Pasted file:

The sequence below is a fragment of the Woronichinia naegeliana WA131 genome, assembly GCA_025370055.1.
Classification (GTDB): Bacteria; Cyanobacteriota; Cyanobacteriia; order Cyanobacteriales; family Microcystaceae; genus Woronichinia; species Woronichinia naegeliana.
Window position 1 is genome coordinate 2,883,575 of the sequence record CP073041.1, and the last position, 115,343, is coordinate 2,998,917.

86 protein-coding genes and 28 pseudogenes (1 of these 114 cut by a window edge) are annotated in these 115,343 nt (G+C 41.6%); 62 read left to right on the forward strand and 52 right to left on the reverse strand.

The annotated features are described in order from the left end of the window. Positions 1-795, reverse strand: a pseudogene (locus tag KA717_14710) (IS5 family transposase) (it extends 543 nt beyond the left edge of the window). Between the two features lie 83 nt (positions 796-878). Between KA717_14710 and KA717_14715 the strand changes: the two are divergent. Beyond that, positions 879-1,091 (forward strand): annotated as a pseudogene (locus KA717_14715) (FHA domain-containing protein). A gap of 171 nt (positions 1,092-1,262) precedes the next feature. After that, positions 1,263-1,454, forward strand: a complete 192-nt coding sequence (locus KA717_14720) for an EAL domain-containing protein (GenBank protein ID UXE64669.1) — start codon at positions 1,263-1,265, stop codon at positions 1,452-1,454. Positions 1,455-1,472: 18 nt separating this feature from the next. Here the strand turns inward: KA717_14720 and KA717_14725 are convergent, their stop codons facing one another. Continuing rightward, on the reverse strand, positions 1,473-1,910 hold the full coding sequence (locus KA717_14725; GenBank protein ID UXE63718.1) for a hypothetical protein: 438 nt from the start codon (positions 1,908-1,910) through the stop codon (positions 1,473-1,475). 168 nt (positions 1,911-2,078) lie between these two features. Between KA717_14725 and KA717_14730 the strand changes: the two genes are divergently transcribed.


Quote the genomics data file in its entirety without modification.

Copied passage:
The sequence below is a fragment of the Woronichinia naegeliana WA131 genome, assembly GCA_025370055.1.
Classification (GTDB): Bacteria; Cyanobacteriota; Cyanobacteriia; order Cyanobacteriales; family Microcystaceae; genus Woronichinia; species Woronichinia naegeliana.
Window position 1 is genome coordinate 2,883,575 of the sequence record CP073041.1, and the last position, 115,343, is coordinate 2,998,917.

86 protein-coding genes and 28 pseudogenes (1 of these 114 cut by a window edge) are annotated in these 115,343 nt (G+C 41.6%); 62 read left to right on the forward strand and 52 right to left on the reverse strand.

The annotated features are described in order from the left end of the window. Positions 1-795, reverse strand: a pseudogene (locus tag KA717_14710) (IS5 family transposase) (it extends 543 nt beyond the left edge of the window). Between the two features lie 83 nt (positions 796-878). Between KA717_14710 and KA717_14715 the strand changes: the two are divergent. Beyond that, positions 879-1,091 (forward strand): annotated as a pseudogene (locus KA717_14715) (FHA domain-containing protein). A gap of 171 nt (positions 1,092-1,262) precedes the next feature. After that, positions 1,263-1,454, forward strand: a complete 192-nt coding sequence (locus KA717_14720) for an EAL domain-containing protein (GenBank protein ID UXE64669.1) — start codon at positions 1,263-1,265, stop codon at positions 1,452-1,454. Positions 1,455-1,472: 18 nt separating this feature from the next. Here the strand turns inward: KA717_14720 and KA717_14725 are convergent, their stop codons facing one another. Continuing rightward, on the reverse strand, positions 1,473-1,910 hold the full coding sequence (locus KA717_14725; GenBank protein ID UXE63718.1) for a hypothetical protein: 438 nt from the start codon (positions 1,908-1,910) through the stop codon (positions 1,473-1,475). 168 nt (positions 1,911-2,078) lie between these two features. Between KA717_14725 and KA717_14730 the strand changes: the two genes are divergently transcribed.